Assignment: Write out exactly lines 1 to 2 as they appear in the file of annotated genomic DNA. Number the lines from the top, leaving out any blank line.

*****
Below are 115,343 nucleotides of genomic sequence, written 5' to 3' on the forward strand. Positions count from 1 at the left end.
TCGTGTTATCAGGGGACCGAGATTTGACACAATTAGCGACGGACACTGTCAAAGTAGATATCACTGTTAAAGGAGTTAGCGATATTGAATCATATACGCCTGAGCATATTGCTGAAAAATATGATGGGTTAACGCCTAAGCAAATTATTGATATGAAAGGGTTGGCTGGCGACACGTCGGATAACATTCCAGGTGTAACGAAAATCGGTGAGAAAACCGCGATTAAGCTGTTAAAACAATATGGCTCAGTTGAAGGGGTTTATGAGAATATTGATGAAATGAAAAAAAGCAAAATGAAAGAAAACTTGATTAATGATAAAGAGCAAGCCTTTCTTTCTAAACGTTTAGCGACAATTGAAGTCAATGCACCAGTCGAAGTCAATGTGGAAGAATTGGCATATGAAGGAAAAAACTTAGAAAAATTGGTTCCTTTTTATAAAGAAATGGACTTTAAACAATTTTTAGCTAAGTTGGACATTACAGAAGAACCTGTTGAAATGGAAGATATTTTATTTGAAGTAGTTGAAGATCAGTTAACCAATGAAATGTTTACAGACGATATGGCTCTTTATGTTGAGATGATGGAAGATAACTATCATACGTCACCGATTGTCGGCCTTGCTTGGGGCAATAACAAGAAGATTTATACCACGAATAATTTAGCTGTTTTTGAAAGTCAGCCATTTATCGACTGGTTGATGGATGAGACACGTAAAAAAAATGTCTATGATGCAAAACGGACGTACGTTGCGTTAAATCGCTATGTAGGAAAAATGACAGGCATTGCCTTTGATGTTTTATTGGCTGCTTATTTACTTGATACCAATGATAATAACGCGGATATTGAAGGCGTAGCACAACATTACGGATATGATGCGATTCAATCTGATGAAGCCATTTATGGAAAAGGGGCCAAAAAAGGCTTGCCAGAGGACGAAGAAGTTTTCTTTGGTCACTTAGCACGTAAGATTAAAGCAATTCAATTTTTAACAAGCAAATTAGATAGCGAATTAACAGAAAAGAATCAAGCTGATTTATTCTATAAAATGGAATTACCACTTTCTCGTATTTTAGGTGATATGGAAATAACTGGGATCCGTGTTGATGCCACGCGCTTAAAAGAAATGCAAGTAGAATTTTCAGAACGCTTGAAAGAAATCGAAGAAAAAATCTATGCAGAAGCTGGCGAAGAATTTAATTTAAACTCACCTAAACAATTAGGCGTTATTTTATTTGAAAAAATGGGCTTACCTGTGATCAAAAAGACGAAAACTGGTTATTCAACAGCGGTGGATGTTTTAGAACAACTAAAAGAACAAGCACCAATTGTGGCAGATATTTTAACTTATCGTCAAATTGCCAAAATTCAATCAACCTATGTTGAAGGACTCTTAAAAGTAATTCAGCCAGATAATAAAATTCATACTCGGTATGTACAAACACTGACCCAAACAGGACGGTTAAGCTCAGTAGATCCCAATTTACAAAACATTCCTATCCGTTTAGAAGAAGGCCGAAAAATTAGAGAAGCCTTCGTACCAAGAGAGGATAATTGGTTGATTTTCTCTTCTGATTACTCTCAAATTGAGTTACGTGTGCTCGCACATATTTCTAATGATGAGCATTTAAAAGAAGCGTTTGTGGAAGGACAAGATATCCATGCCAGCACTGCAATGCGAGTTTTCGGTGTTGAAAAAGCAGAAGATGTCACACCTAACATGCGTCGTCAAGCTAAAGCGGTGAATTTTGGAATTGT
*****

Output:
Below are 115,343 nucleotides of genomic sequence, written 5' to 3' on the forward strand. Positions count from 1 at the left end.
TCGTGTTATCAGGGGACCGAGATTTGACACAATTAGCGACGGACACTGTCAAAGTAGATATCACTGTTAAAGGAGTTAGCGATATTGAATCATATACGCCTGAGCATATTGCTGAAAAATATGATGGGTTAACGCCTAAGCAAATTATTGATATGAAAGGGTTGGCTGGCGACACGTCGGATAACATTCCAGGTGTAACGAAAATCGGTGAGAAAACCGCGATTAAGCTGTTAAAACAATATGGCTCAGTTGAAGGGGTTTATGAGAATATTGATGAAATGAAAAAAAGCAAAATGAAAGAAAACTTGATTAATGATAAAGAGCAAGCCTTTCTTTCTAAACGTTTAGCGACAATTGAAGTCAATGCACCAGTCGAAGTCAATGTGGAAGAATTGGCATATGAAGGAAAAAACTTAGAAAAATTGGTTCCTTTTTATAAAGAAATGGACTTTAAACAATTTTTAGCTAAGTTGGACATTACAGAAGAACCTGTTGAAATGGAAGATATTTTATTTGAAGTAGTTGAAGATCAGTTAACCAATGAAATGTTTACAGACGATATGGCTCTTTATGTTGAGATGATGGAAGATAACTATCATACGTCACCGATTGTCGGCCTTGCTTGGGGCAATAACAAGAAGATTTATACCACGAATAATTTAGCTGTTTTTGAAAGTCAGCCATTTATCGACTGGTTGATGGATGAGACACGTAAAAAAAATGTCTATGATGCAAAACGGACGTACGTTGCGTTAAATCGCTATGTAGGAAAAATGACAGGCATTGCCTTTGATGTTTTATTGGCTGCTTATTTACTTGATACCAATGATAATAACGCGGATATTGAAGGCGTAGCACAACATTACGGATATGATGCGATTCAATCTGATGAAGCCATTTATGGAAAAGGGGCCAAAAAAGGCTTGCCAGAGGACGAAGAAGTTTTCTTTGGTCACTTAGCACGTAAGATTAAAGCAATTCAATTTTTAACAAGCAAATTAGATAGCGAATTAACAGAAAAGAATCAAGCTGATTTATTCTATAAAATGGAATTACCACTTTCTCGTATTTTAGGTGATATGGAAATAACTGGGATCCGTGTTGATGCCACGCGCTTAAAAGAAATGCAAGTAGAATTTTCAGAACGCTTGAAAGAAATCGAAGAAAAAATCTATGCAGAAGCTGGCGAAGAATTTAATTTAAACTCACCTAAACAATTAGGCGTTATTTTATTTGAAAAAATGGGCTTACCTGTGATCAAAAAGACGAAAACTGGTTATTCAACAGCGGTGGATGTTTTAGAACAACTAAAAGAACAAGCACCAATTGTGGCAGATATTTTAACTTATCGTCAAATTGCCAAAATTCAATCAACCTATGTTGAAGGACTCTTAAAAGTAATTCAGCCAGATAATAAAATTCATACTCGGTATGTACAAACACTGACCCAAACAGGACGGTTAAGCTCAGTAGATCCCAATTTACAAAACATTCCTATCCGTTTAGAAGAAGGCCGAAAAATTAGAGAAGCCTTCGTACCAAGAGAGGATAATTGGTTGATTTTCTCTTCTGATTACTCTCAAATTGAGTTACGTGTGCTCGCACATATTTCTAATGATGAGCATTTAAAAGAAGCGTTTGTGGAAGGACAAGATATCCATGCCAGCACTGCAATGCGAGTTTTCGGTGTTGAAAAAGCAGAAGATGTCACACCTAACATGCGTCGTCAAGCTAAAGCGGTGAATTTTGGAATTGT